When we look at a position, we get our first impression first, before we dive in to count or compare pieces. What I see first is that there are more black pieces on the board.
Looking more closely, we can see that both sides have Queen, Rook, and Knight. White King is safely tucked under the pawns, while black King is separated from his numerous pawns. The black Queen is working like a pawn, shielding the King. Not a good sign.
All three white pieces are on the Queen side, which has the black King and only a few pawns. In the meantime, black Knight is on the King side, almost doing nothing. Black Rook is passively defending a pawn. So all three black pieces are doing three different things. We have not thought about candidate moves yet, let alone calculating lines, but we already know from our first look that white is better.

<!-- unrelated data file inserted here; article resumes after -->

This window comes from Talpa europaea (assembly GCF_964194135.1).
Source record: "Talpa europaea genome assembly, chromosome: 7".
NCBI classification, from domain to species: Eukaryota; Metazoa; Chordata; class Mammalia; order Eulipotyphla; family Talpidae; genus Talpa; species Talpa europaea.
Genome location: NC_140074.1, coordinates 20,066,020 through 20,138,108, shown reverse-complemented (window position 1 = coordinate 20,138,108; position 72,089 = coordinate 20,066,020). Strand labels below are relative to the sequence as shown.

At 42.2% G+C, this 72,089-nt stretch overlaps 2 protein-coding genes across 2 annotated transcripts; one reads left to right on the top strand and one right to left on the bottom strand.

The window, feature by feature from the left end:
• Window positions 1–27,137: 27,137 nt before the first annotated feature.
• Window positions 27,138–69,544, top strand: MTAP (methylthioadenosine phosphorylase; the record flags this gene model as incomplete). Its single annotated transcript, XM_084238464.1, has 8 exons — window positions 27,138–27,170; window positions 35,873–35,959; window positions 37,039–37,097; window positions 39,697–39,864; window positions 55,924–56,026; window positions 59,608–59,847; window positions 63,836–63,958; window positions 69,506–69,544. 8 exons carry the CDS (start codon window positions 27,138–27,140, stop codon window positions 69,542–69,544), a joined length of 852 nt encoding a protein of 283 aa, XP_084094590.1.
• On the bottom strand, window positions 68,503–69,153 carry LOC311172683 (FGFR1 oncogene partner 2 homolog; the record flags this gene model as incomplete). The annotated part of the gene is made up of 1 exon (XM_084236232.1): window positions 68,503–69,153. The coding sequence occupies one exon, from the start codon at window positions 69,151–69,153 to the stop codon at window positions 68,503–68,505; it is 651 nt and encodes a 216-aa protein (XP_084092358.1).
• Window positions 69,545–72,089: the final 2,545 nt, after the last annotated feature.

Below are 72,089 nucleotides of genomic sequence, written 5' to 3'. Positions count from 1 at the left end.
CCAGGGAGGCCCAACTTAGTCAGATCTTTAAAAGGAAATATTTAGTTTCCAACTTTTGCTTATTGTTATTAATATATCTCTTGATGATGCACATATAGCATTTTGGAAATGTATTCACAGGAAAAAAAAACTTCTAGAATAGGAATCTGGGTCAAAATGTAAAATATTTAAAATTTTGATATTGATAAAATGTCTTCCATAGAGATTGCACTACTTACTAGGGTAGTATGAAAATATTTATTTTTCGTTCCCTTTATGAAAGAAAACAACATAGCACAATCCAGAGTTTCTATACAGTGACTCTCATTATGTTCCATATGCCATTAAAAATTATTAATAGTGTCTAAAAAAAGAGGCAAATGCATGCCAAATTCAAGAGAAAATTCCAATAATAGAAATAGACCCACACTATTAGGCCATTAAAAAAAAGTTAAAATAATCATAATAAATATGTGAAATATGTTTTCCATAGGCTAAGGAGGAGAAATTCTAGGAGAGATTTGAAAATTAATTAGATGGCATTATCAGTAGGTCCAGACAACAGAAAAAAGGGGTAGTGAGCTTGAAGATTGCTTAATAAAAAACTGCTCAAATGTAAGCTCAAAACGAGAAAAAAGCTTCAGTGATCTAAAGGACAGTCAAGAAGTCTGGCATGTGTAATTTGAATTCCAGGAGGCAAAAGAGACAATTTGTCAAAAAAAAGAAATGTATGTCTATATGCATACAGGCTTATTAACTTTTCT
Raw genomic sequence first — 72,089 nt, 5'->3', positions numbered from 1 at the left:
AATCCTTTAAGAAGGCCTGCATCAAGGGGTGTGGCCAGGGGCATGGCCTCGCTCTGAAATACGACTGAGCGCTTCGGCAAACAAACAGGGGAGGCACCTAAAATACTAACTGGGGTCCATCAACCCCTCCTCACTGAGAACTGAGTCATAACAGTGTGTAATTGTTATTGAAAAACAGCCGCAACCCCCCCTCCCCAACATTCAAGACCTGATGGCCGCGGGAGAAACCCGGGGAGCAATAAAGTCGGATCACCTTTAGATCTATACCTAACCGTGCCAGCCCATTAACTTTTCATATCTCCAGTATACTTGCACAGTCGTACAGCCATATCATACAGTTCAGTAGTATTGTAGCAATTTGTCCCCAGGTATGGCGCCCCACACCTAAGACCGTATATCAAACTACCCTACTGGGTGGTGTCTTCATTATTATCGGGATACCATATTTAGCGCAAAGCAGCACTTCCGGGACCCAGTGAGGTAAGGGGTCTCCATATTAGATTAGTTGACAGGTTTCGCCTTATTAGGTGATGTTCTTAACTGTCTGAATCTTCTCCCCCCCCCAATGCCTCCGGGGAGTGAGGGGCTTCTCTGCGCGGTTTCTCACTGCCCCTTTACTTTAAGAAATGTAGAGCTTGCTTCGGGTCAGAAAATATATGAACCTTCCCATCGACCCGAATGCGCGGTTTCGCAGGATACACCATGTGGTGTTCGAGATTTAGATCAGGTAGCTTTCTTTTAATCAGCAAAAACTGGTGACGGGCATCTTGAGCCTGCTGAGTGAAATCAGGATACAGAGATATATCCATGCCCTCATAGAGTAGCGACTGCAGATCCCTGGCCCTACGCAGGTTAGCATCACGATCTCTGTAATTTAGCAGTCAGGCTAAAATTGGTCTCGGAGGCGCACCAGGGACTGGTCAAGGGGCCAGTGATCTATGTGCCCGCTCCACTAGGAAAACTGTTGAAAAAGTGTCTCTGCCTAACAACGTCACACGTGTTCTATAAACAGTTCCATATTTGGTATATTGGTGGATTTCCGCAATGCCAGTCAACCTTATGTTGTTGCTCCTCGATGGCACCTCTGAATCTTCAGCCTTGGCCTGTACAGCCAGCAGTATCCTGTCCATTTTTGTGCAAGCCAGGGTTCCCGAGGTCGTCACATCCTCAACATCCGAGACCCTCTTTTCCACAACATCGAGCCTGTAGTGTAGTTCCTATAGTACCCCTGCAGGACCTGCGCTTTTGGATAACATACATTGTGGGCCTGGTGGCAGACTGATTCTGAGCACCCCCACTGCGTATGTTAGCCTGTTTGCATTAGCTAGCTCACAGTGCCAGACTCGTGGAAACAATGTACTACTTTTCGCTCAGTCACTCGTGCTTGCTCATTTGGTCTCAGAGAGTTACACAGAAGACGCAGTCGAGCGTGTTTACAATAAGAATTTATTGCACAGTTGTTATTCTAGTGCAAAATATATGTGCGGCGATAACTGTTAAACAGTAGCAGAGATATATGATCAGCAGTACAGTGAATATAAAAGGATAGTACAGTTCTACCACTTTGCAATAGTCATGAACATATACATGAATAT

But how to proceed?
The black King is cut off on h-file. That's a big pain-in-butt for black, and prevents black from initiating any counter attack. So we should continue attacking the King. Maybe we can reach checkmate. But only our least powerful piece is close to the King. The lonely Knight won't overpower black Queen, and it also takes a square away from our Queen's moves.
Rook b8+ is too wild. Queen has to stay on the a6-d3 diagonal to protect our Knight, and we can't move in with Qb5. Now we see a problem: we can't move in our Queen! If we see a problem, then we can start working on the solution. If not, we either have no ideas at all or the puzzle is too easy.
Thinking about moving away our Knight so our Queen can either have a square a6, or freely move to b3, naturally we consider Nc7+ check first. Check is the first thing on the list "Check, Capture, Threat". Checking is also a forcing move. Here black Queen has to take. After that, a6 square in fact is available for our Queen, and we can easily follow up with a mate.
Nb4 is blocking our Rook so should not be considered. Nc5 is setting up a trap and wishing for the best. Beginners do that, but it won't work, because black won't take the Knight. We have to think the best moves for both sides.